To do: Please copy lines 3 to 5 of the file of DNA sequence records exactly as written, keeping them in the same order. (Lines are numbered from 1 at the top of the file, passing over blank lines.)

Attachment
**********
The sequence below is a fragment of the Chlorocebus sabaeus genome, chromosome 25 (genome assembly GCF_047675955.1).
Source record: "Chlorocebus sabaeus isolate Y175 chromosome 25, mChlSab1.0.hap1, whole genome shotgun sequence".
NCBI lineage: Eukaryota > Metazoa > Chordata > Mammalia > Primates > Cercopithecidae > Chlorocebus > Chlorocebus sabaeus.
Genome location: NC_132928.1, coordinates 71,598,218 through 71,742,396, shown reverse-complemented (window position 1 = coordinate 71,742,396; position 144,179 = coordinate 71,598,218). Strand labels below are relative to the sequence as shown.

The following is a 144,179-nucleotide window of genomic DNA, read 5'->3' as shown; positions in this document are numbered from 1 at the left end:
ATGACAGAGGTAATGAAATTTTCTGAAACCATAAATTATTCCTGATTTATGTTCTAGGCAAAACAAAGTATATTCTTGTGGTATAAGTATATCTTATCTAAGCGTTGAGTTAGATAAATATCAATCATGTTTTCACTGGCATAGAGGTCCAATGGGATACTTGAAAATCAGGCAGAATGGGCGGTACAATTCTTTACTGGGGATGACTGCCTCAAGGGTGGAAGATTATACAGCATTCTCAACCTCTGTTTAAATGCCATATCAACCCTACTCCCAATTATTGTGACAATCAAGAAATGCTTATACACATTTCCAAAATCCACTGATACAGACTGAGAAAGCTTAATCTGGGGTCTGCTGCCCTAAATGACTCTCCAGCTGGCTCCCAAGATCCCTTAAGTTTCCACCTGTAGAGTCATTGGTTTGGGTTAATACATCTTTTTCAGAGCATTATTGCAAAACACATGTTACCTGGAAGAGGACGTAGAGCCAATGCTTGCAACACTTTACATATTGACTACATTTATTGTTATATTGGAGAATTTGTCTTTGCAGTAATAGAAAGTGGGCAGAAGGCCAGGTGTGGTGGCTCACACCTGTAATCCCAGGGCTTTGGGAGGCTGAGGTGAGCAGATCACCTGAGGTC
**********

NCBI lineage: Eukaryota > Metazoa > Chordata > Mammalia > Primates > Cercopithecidae > Chlorocebus > Chlorocebus sabaeus.
Genome location: NC_132928.1, coordinates 71,598,218 through 71,742,396, shown reverse-complemented (window position 1 = coordinate 71,742,396; position 144,179 = coordinate 71,598,218). Strand labels below are relative to the sequence as shown.

The following is a 144,179-nucleotide window of genomic DNA, read 5'->3' as shown; positions in this document are numbered from 1 at the left end: